Economic and Financial Developments in 2001




ECONOMIC AND FINANCIAL DEVELOPMENTS IN 2000
The expansion of U.S. economic activity maintained considerable momentum through the early months of 2000 despite the firming in credit markets that has occurred over the past year. Only recently has the pace of real activity shown signs of having moderated from the extremely rapid rate of increase that prevailed during the second half of 1999 and the first quarter of 2000. Real GDP increased at an annual rate of 5-1/2 percent in the first quarter of 2000. Private domestic final sales, which had accelerated in the second half of 1999, were particularly robust, rising at an annual rate of almost 10 percent in the first quarter. Underlying that surge in domestic spending were many of the same factors that had contributed to the con-siderable strength of outlays in the second half of 1999. The ongoing influence of substantial increases in real income and wealth continued to fuel consumer spend-ing, and business investment, which continues to be undergirded by the desire to take advantage of new, cost-saving technologies, was further buoyed by an accel-eration in sales and profits late last year. Export demand posted a solid gain during the first quarter while imports rose even more rapidly to meet booming domestic demand. The available data, on balance, point to another solid increase in real GDP in the second quarter, although they suggest that private household and business fixed investment spending likely slowed noticeably from the extraordinary first-quarter pace. Through June, the expansion remained brisk enough to keep labor utilization near the very high levels reached at the end of 1999 and to raise the factory utilization rate to close to its long-run average by early spring.
Inflation rates over the first half of 2000 were elevated by an additional increase in the price of imported crude oil, which led to sharp hikes in retail energy prices early in the year and again around midyear. Apart from energy, consumer price inflation so far this year has been somewhat higher than during 1999, and some of that acceleration may be attributable to the indirect effects of higher en-ergy costs on the prices of core goods and services. Sustained strong gains in worker productivity have kept increases in unit labor costs minimal despite the per-sistence of a historically low rate of unemployment.
The Household Sector
Consumer Spending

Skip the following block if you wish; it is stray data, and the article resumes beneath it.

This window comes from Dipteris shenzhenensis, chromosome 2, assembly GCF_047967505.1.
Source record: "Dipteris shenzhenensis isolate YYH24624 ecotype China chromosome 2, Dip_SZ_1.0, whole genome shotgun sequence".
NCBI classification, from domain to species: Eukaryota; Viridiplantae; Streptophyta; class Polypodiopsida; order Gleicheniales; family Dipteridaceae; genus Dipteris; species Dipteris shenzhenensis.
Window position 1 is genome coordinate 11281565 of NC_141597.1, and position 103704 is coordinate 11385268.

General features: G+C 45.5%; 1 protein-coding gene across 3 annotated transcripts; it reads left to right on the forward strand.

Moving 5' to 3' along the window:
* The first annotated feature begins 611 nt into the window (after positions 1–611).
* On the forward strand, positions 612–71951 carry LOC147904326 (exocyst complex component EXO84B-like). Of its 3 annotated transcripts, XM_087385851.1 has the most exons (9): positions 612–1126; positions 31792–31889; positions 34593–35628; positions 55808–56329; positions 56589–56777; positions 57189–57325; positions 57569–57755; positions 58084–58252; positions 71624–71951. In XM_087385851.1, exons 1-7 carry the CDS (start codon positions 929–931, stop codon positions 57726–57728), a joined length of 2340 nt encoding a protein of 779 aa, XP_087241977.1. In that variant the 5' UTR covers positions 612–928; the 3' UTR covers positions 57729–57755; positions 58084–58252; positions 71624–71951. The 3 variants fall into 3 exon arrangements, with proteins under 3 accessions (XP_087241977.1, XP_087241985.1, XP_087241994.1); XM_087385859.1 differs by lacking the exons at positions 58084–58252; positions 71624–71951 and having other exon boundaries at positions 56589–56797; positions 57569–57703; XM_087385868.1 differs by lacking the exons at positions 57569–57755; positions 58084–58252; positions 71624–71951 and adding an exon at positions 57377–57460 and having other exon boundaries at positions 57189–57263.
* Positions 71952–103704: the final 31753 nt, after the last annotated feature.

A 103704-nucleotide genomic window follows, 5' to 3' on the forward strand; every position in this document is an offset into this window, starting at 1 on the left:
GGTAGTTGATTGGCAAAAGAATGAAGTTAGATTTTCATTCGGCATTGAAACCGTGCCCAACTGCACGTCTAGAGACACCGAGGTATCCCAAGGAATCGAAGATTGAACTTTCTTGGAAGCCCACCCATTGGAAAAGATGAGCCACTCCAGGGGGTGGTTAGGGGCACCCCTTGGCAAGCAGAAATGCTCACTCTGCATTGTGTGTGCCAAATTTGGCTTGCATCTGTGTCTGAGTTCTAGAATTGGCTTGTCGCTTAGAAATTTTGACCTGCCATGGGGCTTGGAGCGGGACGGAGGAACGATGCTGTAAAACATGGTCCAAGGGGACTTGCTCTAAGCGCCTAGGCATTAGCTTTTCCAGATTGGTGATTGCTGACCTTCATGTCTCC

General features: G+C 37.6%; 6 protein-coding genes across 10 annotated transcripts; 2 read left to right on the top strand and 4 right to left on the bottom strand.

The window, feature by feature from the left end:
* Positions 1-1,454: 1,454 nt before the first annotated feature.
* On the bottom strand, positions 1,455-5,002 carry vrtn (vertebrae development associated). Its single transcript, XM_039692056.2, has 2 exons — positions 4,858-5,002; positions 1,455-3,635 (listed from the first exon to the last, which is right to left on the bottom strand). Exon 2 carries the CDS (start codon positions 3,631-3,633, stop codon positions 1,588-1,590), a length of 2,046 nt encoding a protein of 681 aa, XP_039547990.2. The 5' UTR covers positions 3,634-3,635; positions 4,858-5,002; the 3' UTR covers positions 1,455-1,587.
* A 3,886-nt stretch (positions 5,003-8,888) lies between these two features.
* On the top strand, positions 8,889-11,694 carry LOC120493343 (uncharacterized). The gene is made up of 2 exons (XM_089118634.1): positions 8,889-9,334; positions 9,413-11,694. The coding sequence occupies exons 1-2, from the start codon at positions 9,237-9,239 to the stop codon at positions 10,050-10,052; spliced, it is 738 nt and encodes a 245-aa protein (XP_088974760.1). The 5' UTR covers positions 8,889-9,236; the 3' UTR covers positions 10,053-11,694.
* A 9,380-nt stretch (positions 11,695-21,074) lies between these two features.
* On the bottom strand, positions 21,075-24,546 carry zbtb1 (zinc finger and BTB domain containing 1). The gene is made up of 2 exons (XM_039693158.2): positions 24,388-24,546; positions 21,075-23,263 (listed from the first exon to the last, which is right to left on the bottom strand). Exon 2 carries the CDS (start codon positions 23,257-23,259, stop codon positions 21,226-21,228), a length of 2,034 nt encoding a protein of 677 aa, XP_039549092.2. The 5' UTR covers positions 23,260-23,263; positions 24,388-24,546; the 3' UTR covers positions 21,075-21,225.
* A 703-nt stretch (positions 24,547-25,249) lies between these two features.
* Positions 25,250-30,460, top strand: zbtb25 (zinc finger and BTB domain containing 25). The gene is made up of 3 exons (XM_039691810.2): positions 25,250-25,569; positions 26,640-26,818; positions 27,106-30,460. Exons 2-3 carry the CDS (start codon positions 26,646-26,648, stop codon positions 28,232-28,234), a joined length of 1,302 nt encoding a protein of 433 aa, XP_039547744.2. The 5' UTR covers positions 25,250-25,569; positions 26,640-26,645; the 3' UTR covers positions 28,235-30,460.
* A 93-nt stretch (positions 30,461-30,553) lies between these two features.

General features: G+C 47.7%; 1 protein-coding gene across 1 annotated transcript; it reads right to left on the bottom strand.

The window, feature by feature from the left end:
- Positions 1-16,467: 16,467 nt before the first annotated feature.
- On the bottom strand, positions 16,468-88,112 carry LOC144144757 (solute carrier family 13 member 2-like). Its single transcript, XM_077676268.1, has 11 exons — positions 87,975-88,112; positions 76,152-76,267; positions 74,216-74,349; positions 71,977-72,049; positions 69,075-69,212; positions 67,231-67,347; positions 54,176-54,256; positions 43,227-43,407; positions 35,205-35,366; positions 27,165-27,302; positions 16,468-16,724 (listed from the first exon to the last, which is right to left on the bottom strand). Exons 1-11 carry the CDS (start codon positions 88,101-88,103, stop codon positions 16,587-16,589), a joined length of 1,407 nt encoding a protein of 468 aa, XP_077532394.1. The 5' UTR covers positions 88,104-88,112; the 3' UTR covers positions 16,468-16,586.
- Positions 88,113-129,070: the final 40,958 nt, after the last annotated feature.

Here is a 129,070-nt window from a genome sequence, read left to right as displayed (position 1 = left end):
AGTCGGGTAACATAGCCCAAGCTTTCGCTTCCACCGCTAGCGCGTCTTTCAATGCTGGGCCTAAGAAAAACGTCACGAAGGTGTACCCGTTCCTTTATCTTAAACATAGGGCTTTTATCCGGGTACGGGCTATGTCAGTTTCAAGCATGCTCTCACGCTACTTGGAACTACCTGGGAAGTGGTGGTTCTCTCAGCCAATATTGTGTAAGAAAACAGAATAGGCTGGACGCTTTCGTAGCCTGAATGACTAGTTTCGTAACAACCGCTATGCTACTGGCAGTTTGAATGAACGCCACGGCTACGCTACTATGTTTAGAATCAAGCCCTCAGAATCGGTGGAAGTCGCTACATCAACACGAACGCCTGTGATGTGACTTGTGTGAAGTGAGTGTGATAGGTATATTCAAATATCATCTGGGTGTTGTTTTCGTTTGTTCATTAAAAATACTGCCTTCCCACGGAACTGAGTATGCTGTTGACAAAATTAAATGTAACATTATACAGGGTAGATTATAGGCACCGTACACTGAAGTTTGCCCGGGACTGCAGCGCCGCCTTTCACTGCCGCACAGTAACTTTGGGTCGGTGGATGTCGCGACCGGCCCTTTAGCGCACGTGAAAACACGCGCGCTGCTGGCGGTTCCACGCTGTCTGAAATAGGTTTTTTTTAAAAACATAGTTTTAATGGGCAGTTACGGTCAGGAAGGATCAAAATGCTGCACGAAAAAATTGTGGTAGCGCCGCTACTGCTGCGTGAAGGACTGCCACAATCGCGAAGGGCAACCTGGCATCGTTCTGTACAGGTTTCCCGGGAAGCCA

Consumer spending was exceptionally vigorous during the first quarter of 2000. Real personal consumption expenditures rose at an annual rate of 7-3/4 percent, the sharpest increase since early 1983. At that time, the economy was rebounding from a deep recession during which households had deferred discretionary pur-chases. In contrast, the first-quarter surge in consumption came on the heels of two years of very robust spending during which real outlays increased at an annual rate of more than 5 percent, and the personal saving rate dropped sharply.
Outlays for durable goods, which rose at a very fast pace in 1998 and 1999, accel-erated during the first quarter to an annual rate of more than 24 percent. Most notably, spending on motor vehicles, which had climbed to a new high in 1999, jumped even fur-ther in the first quarter of 2000 as unit sales of light motor vehicles soared to a record rate of 18.1 million units. In addition, households\' spending on computing equipment and software rebounded after the turn of the year; some consumers apparently had postponed their purchases of these goods in late 1999 before the century date change. Outlays for nondurable goods posted a solid increase of 5-3/4 percent in the first quarter, marked by a sharp upturn in spending on clothing and shoes. Spending for consumer services also picked up in the first quarter, rising at an annual rate of 5-1/2 percent. Spending was quite brisk for a number of non-energy consumer services, ranging from recreation and tele-phone use to brokerage fees. Also contributing to the acceleration was a rebound in out-lays for energy services, which had declined in late 1999, when weather was unseasona-bly warm.
In recent months, the rise in consumer spending has moderated considerably from the phenomenal pace of the first quarter, with much of the slowdown in outlays for goods. At an annual rate of 17-1/4 million units in the second quarter, light motor vehi-cles